ski-world

Section 106 Negotiations Turnham Green Mews Chiswick LB Hounslow

ski-worldWorking on behalf of Ski World, arc planning have recently successfully reviewed and negotiated a Section 106 Agreement in relation to the development at Turnham Green Chiswick in LB Hounslow.

Arc planning was initially approached to review the Draft S106 that had been drawn up following the granting of a planning permission for commercial (B1 Office) redevelopment of the site. A thorough examination of the agreement and review of guidance revealed a number of items that were not justified. A revised S106 agreement has now been issued, resulting in significant financial savings for the client.

Sequential Test Nishkam School West London LB Hounslow

hounslowArc planning have recently completed a sequential test exercise to identify a suitable and available site for the Nishkam School West London. Working for the Education Funding Agency alongside MACE project management, the process involved a full demonstration of educational need, key site requirements and criteria and a search and assessment of over 200 sites within the Borough of Hounslow. The process was undertaken via a formal Planning Performance Agreement which enabled sign off and agreement of each stage with Hounslow Borough Council.

NSWL is a Sikh ethos, multi-faith school for boys and girls aged 4-19. Work has now progressed to more detailed site feasibility and it is hoped that the school will open a nursery, primary, secondary and sixth form in the next two years.

If you would like assistance on a sequential test or school projects, please contact Chris on 07534138851.

Further Planning Reforms in Autumn Statement

A further round of planning reforms involving, among other measures, changes to the section 106 and compulsory purchase regimes and the arrangements for handling nationally significant infrastructure projects were announced in the Chancellor’s Autumn Statement.

The Treasury’s Autumn Statement said the government aims to ensure that the “principle of development need only be established once, to give greater certainty and allow locally supported development to proceed more quickly”. This suggests a possible return to the old “red line” outline applications, which established the principle of a specified land use with little more than a red line around a site. Given the need to provide sufficient technical data for any application to establish acceptability of a proposal and EIA requirements this appears to be a little difficult to revert back to.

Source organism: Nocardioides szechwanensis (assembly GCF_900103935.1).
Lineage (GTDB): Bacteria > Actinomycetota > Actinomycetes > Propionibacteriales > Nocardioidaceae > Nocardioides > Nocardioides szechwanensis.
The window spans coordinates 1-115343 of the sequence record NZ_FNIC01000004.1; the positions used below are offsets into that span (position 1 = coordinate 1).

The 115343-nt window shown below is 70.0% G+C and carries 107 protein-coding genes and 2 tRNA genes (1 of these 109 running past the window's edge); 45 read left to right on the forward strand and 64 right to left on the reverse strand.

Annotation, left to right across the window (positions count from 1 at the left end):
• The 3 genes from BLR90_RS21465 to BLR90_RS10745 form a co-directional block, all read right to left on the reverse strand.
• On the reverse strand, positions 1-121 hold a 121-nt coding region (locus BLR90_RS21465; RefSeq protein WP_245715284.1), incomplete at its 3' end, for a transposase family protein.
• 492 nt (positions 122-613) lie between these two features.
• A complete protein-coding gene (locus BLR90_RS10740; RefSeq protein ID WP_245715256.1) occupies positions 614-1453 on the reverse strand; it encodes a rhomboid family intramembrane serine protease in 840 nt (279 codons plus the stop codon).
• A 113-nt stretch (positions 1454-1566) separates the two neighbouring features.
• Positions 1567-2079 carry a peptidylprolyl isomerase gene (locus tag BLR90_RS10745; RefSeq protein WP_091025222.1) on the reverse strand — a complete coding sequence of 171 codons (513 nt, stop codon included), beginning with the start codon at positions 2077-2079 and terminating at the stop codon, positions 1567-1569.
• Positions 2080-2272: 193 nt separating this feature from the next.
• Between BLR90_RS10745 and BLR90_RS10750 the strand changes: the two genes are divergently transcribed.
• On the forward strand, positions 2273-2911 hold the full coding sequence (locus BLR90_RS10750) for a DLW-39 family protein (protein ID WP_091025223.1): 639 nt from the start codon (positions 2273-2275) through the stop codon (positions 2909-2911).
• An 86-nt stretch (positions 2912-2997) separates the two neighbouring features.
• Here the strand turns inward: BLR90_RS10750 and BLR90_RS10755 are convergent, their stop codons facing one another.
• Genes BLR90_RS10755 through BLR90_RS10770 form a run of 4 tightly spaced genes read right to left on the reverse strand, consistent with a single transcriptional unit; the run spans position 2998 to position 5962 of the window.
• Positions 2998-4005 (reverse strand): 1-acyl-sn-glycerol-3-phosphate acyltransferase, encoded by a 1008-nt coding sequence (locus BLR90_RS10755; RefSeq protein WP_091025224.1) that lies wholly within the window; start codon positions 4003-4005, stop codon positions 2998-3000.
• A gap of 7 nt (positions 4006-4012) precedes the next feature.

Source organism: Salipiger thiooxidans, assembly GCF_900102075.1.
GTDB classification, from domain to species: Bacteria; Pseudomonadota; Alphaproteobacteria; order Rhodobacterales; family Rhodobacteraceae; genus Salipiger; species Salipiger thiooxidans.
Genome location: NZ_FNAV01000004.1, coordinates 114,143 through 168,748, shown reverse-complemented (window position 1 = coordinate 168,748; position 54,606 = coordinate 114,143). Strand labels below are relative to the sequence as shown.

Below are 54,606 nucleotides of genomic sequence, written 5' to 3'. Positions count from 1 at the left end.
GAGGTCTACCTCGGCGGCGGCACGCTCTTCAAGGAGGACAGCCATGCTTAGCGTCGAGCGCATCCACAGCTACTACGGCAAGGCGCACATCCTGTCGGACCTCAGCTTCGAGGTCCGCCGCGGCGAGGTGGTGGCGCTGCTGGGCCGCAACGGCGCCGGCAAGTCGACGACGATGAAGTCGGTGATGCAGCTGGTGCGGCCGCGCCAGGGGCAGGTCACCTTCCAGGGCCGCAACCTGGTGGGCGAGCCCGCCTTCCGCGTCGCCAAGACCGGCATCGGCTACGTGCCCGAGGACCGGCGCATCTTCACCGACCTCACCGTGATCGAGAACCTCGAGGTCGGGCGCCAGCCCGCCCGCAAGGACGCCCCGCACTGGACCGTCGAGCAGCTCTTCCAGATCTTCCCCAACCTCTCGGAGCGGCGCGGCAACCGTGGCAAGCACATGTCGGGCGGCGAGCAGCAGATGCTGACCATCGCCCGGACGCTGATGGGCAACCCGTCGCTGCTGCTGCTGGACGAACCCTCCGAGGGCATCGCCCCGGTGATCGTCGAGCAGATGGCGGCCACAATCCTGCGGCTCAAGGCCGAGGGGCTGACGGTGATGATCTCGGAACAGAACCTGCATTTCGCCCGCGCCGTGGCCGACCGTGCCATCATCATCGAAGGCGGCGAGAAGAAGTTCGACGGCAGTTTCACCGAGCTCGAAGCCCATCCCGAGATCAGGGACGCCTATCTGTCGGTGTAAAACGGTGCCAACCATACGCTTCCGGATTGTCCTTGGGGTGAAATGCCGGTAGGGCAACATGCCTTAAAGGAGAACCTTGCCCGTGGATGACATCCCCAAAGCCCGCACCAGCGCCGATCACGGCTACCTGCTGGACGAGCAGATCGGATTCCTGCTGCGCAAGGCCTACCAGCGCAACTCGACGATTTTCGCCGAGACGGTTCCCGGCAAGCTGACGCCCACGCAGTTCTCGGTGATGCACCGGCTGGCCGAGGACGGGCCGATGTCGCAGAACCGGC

Section 106 measures could include new guidance and consultation on a faster process for finding agreement, the Autumn Statement said. The government added that it will think about setting timescales to complete agreements and seek improved transparency on using section 106.

National Infrastructure Plan published

As part of the Build up to the chancellor’s Autumn Statement, The Infrastructure Plan 2014 (NIP 14) was published on 2 December 2014. https://www.gov.uk/government/uploads/system/uploads/attachment_data/file/381884/2902895_NationalInfrastructurePlan2014_acc.pdf

The NIP lists the government’s ‘pipeline’ of projects in the energy, transport, flood defence, waste, water and communications sectors, including the 40 major infrastructure projects that are its highest priority. There are a total of 550 projects and programmes in the updated pipeline with a combined capital value of £413bn

The NIP also includes proposals for compulsory purchase reforms which will be consulted on next spring, with the aim of bringing forward more brownfield land for development. Proposals will be brought forward, to ensure that the principle of development ‘need only be established once’ for locally-supported development. Section 106 negotiations are also to be speeded up with consultation on a faster process for reaching agreement and consideration given to introducing timescales for finalising obligations.

New Threshold for Affordable Housing

Accompanied by a Written Ministerial Statement, new Planning Practice Guidance (PPG) on planning obligations seeks to stimulate house building by tackling the ‘disproportionate burden’ of developer contributions on small scale developers, custom and self-builders. It introduces a threshold of 10 units or less, below which affordable housing contributions should not be sought; ‘tariff-style’ planning obligations should not be used for pooled funds for wider infrastructure needs either.

In response to concerns raised by England’s National Parks, LPAs in National Parks and AONBs ‘may choose’ to apply a lower threshold of 5 units or less.